Noora Raty

Finland goalie Noora Raty signs with men’s pro team

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A second Olympic women’s goalie has signed with a men’s pro team in less than a week.

Finland’s Noora Raty signed a one-year deal with a club in Finland, according to Finnish reports. Last week, Canadian goalie Shannon Szabados signed with the American minor-league club Columbus Cottonmouths after practicing with the Edmonton Oilers.

Raty, 24, said at the Olympics that she was ready to retire from the sport if she couldn’t find a suitable, competitive league. She starred at the University of Minnesota, helping the team to a 41-0 record and NCAA Championship in her senior year in 2012-13.

Though Raty seems to have found a landing spot, she only expects to serve as a backup for the Finnish team Kiekko Vantaa in the nation’s second highest division, according to broadcaster YLE.

”Even though the contract has been signed, that doesn’t guarantee anything,” Raty said. “The challenge will be big. Now I need to work hard and change words into deeds.”

Raty follows in the path of Canadian stalwart Hayley Wickenheiser, who played for a Finnish club team 10 years ago.

White House settles hockey bet with Canada

Molly Huddle wins 10,000m at USATF Outdoors for 27th national title

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Molly Huddle may now be a marathoner, but she’s still the class of the U.S. 10,000m field.

Huddle, the American record holder and two-time Olympian, won the national title in the 25-lap race for the fourth straight time, clocking 31 minutes, 52.32 seconds in Des Moines on Thursday night. Huddle owns 27 national titles between track and road races.

Lopez Lomong, the 2008 U.S. Olympic flag bearer who was among the Lost Boys of Sudan, surged past Shadrack Kipchirchir to win the 10,000m by 1.29 seconds in 28:58.38. Lomong, who ran the 1500m and 5000m at the 2008 and 2012 Olympics, was racing the 10,000m for the second time in his career. The field lacked eight-time U.S. champion Galen Rupp for the first time since 2006. Rupp is now focused on the marathon.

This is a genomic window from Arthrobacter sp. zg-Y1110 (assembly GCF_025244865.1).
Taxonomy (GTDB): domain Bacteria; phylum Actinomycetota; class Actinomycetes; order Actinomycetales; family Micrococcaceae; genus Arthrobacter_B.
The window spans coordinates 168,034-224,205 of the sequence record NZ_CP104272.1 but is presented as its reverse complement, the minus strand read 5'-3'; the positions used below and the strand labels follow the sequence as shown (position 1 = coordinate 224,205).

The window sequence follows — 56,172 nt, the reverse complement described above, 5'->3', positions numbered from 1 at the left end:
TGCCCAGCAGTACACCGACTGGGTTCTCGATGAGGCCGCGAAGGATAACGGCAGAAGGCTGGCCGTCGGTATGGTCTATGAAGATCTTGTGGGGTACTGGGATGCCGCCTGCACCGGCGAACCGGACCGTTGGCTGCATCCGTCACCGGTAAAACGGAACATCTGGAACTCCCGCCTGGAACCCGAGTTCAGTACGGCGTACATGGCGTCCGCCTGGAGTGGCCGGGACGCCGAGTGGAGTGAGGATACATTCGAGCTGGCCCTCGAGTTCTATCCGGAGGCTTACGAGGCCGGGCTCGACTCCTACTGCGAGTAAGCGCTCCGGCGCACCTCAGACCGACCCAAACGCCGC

For Huddle, it was a much more pleasant experience than on April 16, when she finished 16th with hypothermia in the most dreadful Boston Marathon weather in at least 30 years. Huddle was to undergo a root canal the following day, then finished third at a 10K in Central Park on June 9.

“I wasn’t sure if I’d be fit enough yet, but I’m glad that when I needed to pick it up, I could,” Huddle told media in Des Moines.

So Huddle entered the U.S. Championships having been beaten by countrywomen in her last two races. Before Boston, Huddle had been the top American in all of her road races the previous five years.

The 33-year-old led after every lap on Thursday and pulled away from Olympic teammate Marielle Hall at the bell, winning by 4.36 seconds. Gwen Jorgensen, the Rio Olympic triathlon champion transitioning to the marathon, finished seventh, 31.77 seconds behind.

“The goal is always to come in and try to win, and I don’t think I was in it for the win,” said Jorgensen, who gave birth to a son, Stanley, on Aug. 17. “I didn’t think I’d be running any track races.”

Huddle would normally be a contender for her first major international medal, but this is the only year in the Olympic cycle without a world championships or Olympics. Huddle plans to race marathons in the fall, next spring and at the 2020 Olympics, but wants to run the 10,000m at the 2019 World Championships.